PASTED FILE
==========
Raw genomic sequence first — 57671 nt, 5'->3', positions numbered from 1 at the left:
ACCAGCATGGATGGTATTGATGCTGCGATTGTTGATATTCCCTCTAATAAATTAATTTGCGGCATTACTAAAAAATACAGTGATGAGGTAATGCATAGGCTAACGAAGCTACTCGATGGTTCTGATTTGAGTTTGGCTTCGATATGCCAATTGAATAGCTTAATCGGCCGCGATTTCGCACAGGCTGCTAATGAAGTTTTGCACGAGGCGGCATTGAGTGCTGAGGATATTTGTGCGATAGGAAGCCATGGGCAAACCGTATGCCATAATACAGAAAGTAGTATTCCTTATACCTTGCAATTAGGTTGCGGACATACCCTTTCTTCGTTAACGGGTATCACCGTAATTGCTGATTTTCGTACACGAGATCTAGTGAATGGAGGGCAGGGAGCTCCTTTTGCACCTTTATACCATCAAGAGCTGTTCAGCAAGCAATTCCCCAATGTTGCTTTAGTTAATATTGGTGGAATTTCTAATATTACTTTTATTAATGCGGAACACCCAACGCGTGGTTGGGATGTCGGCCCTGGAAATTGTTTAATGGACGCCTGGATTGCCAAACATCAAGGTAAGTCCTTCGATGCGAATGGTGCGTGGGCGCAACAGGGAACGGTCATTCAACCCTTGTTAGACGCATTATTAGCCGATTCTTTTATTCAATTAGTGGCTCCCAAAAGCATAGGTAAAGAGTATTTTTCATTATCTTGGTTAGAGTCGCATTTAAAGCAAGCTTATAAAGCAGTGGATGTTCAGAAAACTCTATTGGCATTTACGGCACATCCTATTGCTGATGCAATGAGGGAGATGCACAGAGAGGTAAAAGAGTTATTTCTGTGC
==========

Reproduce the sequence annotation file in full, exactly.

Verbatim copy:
Raw genomic sequence first — 57671 nt, 5'->3', positions numbered from 1 at the left:
ACCAGCATGGATGGTATTGATGCTGCGATTGTTGATATTCCCTCTAATAAATTAATTTGCGGCATTACTAAAAAATACAGTGATGAGGTAATGCATAGGCTAACGAAGCTACTCGATGGTTCTGATTTGAGTTTGGCTTCGATATGCCAATTGAATAGCTTAATCGGCCGCGATTTCGCACAGGCTGCTAATGAAGTTTTGCACGAGGCGGCATTGAGTGCTGAGGATATTTGTGCGATAGGAAGCCATGGGCAAACCGTATGCCATAATACAGAAAGTAGTATTCCTTATACCTTGCAATTAGGTTGCGGACATACCCTTTCTTCGTTAACGGGTATCACCGTAATTGCTGATTTTCGTACACGAGATCTAGTGAATGGAGGGCAGGGAGCTCCTTTTGCACCTTTATACCATCAAGAGCTGTTCAGCAAGCAATTCCCCAATGTTGCTTTAGTTAATATTGGTGGAATTTCTAATATTACTTTTATTAATGCGGAACACCCAACGCGTGGTTGGGATGTCGGCCCTGGAAATTGTTTAATGGACGCCTGGATTGCCAAACATCAAGGTAAGTCCTTCGATGCGAATGGTGCGTGGGCGCAACAGGGAACGGTCATTCAACCCTTGTTAGACGCATTATTAGCCGATTCTTTTATTCAATTAGTGGCTCCCAAAAGCATAGGTAAAGAGTATTTTTCATTATCTTGGTTAGAGTCGCATTTAAAGCAAGCTTATAAAGCAGTGGATGTTCAGAAAACTCTATTGGCATTTACGGCACATCCTATTGCTGATGCAATGAGGGAGATGCACAGAGAGGTAAAAGAGTTATTTCTGTGC